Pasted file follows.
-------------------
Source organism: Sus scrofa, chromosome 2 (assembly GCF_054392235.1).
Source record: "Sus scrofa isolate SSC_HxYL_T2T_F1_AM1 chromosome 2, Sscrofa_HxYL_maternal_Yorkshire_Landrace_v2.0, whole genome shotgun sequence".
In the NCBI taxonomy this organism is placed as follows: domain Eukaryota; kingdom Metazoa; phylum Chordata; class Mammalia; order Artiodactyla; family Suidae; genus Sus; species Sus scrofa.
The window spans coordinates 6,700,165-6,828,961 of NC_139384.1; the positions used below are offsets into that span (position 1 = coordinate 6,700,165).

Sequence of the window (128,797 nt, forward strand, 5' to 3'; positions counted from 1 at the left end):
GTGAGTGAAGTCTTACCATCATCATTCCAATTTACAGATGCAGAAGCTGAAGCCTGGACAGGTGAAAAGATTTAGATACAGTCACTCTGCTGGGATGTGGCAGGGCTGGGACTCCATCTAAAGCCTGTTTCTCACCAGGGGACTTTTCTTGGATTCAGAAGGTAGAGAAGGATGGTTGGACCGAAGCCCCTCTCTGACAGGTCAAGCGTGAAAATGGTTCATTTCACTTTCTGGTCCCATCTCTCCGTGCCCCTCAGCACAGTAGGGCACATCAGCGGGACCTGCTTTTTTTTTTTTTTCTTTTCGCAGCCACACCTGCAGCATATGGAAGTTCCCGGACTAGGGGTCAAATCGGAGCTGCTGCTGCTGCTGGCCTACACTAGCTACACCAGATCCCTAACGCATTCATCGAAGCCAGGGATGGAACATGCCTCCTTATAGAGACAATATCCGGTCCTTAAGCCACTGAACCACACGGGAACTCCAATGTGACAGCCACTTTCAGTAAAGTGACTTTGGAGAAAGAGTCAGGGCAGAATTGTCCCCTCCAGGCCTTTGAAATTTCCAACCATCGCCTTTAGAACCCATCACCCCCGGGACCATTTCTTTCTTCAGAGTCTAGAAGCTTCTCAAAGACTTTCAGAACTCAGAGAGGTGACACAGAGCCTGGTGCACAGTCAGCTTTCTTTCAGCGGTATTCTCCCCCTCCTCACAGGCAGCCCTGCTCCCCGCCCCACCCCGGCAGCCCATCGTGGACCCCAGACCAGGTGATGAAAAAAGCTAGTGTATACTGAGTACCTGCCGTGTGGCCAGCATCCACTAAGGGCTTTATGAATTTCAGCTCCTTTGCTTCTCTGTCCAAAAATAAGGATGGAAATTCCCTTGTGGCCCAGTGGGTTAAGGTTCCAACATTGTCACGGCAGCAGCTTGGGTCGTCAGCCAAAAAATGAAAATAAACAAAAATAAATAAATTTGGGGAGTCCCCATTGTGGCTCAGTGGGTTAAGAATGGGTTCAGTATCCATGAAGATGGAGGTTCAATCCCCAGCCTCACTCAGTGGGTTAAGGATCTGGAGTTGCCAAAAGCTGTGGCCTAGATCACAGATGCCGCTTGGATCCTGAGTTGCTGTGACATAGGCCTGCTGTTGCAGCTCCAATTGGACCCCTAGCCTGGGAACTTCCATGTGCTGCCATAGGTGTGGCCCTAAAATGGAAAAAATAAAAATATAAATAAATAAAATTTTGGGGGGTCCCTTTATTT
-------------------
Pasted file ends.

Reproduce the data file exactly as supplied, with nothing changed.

Source organism: Sus scrofa, chromosome 2 (assembly GCF_054392235.1).
Source record: "Sus scrofa isolate SSC_HxYL_T2T_F1_AM1 chromosome 2, Sscrofa_HxYL_maternal_Yorkshire_Landrace_v2.0, whole genome shotgun sequence".
In the NCBI taxonomy this organism is placed as follows: domain Eukaryota; kingdom Metazoa; phylum Chordata; class Mammalia; order Artiodactyla; family Suidae; genus Sus; species Sus scrofa.
The window spans coordinates 6,700,165-6,828,961 of NC_139384.1; the positions used below are offsets into that span (position 1 = coordinate 6,700,165).

Sequence of the window (128,797 nt, forward strand, 5' to 3'; positions counted from 1 at the left end):
GTGAGTGAAGTCTTACCATCATCATTCCAATTTACAGATGCAGAAGCTGAAGCCTGGACAGGTGAAAAGATTTAGATACAGTCACTCTGCTGGGATGTGGCAGGGCTGGGACTCCATCTAAAGCCTGTTTCTCACCAGGGGACTTTTCTTGGATTCAGAAGGTAGAGAAGGATGGTTGGACCGAAGCCCCTCTCTGACAGGTCAAGCGTGAAAATGGTTCATTTCACTTTCTGGTCCCATCTCTCCGTGCCCCTCAGCACAGTAGGGCACATCAGCGGGACCTGCTTTTTTTTTTTTTTCTTTTCGCAGCCACACCTGCAGCATATGGAAGTTCCCGGACTAGGGGTCAAATCGGAGCTGCTGCTGCTGCTGGCCTACACTAGCTACACCAGATCCCTAACGCATTCATCGAAGCCAGGGATGGAACATGCCTCCTTATAGAGACAATATCCGGTCCTTAAGCCACTGAACCACACGGGAACTCCAATGTGACAGCCACTTTCAGTAAAGTGACTTTGGAGAAAGAGTCAGGGCAGAATTGTCCCCTCCAGGCCTTTGAAATTTCCAACCATCGCCTTTAGAACCCATCACCCCCGGGACCATTTCTTTCTTCAGAGTCTAGAAGCTTCTCAAAGACTTTCAGAACTCAGAGAGGTGACACAGAGCCTGGTGCACAGTCAGCTTTCTTTCAGCGGTATTCTCCCCCTCCTCACAGGCAGCCCTGCTCCCCGCCCCACCCCGGCAGCCCATCGTGGACCCCAGACCAGGTGATGAAAAAAGCTAGTGTATACTGAGTACCTGCCGTGTGGCCAGCATCCACTAAGGGCTTTATGAATTTCAGCTCCTTTGCTTCTCTGTCCAAAAATAAGGATGGAAATTCCCTTGTGGCCCAGTGGGTTAAGGTTCCAACATTGTCACGGCAGCAGCTTGGGTCGTCAGCCAAAAAATGAAAATAAACAAAAATAAATAAATTTGGGGAGTCCCCATTGTGGCTCAGTGGGTTAAGAATGGGTTCAGTATCCATGAAGATGGAGGTTCAATCCCCAGCCTCACTCAGTGGGTTAAGGATCTGGAGTTGCCAAAAGCTGTGGCCTAGATCACAGATGCCGCTTGGATCCTGAGTTGCTGTGACATAGGCCTGCTGTTGCAGCTCCAATTGGACCCCTAGCCTGGGAACTTCCATGTGCTGCCATAGGTGTGGCCCTAAAATGGAAAAAATAAAAATATAAATAAATAAAATTTTGGGGGGTCCCTTTATTT